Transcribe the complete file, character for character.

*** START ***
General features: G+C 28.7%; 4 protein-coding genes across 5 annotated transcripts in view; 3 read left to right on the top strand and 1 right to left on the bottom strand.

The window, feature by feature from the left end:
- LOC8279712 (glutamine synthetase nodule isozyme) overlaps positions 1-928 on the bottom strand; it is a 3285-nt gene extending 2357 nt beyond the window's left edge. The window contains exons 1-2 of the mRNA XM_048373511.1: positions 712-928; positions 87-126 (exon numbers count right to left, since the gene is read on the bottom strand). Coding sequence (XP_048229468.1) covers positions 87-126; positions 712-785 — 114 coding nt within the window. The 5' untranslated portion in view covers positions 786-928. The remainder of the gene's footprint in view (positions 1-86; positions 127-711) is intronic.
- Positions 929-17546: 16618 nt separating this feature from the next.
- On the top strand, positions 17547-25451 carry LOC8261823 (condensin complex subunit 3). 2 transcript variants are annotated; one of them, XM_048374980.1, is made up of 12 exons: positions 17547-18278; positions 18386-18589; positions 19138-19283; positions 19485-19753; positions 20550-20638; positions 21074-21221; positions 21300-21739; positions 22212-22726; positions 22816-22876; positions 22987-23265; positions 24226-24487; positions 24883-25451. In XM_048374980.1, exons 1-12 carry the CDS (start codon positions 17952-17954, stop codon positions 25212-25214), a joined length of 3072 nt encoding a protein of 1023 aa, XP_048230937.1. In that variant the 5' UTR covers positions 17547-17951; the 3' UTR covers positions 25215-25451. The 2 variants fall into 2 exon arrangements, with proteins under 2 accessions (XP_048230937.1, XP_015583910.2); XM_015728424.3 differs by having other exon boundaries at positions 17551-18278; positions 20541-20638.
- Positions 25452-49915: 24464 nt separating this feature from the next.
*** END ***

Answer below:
General features: G+C 28.7%; 4 protein-coding genes across 5 annotated transcripts in view; 3 read left to right on the top strand and 1 right to left on the bottom strand.

The window, feature by feature from the left end:
- LOC8279712 (glutamine synthetase nodule isozyme) overlaps positions 1-928 on the bottom strand; it is a 3285-nt gene extending 2357 nt beyond the window's left edge. The window contains exons 1-2 of the mRNA XM_048373511.1: positions 712-928; positions 87-126 (exon numbers count right to left, since the gene is read on the bottom strand). Coding sequence (XP_048229468.1) covers positions 87-126; positions 712-785 — 114 coding nt within the window. The 5' untranslated portion in view covers positions 786-928. The remainder of the gene's footprint in view (positions 1-86; positions 127-711) is intronic.
- Positions 929-17546: 16618 nt separating this feature from the next.
- On the top strand, positions 17547-25451 carry LOC8261823 (condensin complex subunit 3). 2 transcript variants are annotated; one of them, XM_048374980.1, is made up of 12 exons: positions 17547-18278; positions 18386-18589; positions 19138-19283; positions 19485-19753; positions 20550-20638; positions 21074-21221; positions 21300-21739; positions 22212-22726; positions 22816-22876; positions 22987-23265; positions 24226-24487; positions 24883-25451. In XM_048374980.1, exons 1-12 carry the CDS (start codon positions 17952-17954, stop codon positions 25212-25214), a joined length of 3072 nt encoding a protein of 1023 aa, XP_048230937.1. In that variant the 5' UTR covers positions 17547-17951; the 3' UTR covers positions 25215-25451. The 2 variants fall into 2 exon arrangements, with proteins under 2 accessions (XP_048230937.1, XP_015583910.2); XM_015728424.3 differs by having other exon boundaries at positions 17551-18278; positions 20541-20638.
- Positions 25452-49915: 24464 nt separating this feature from the next.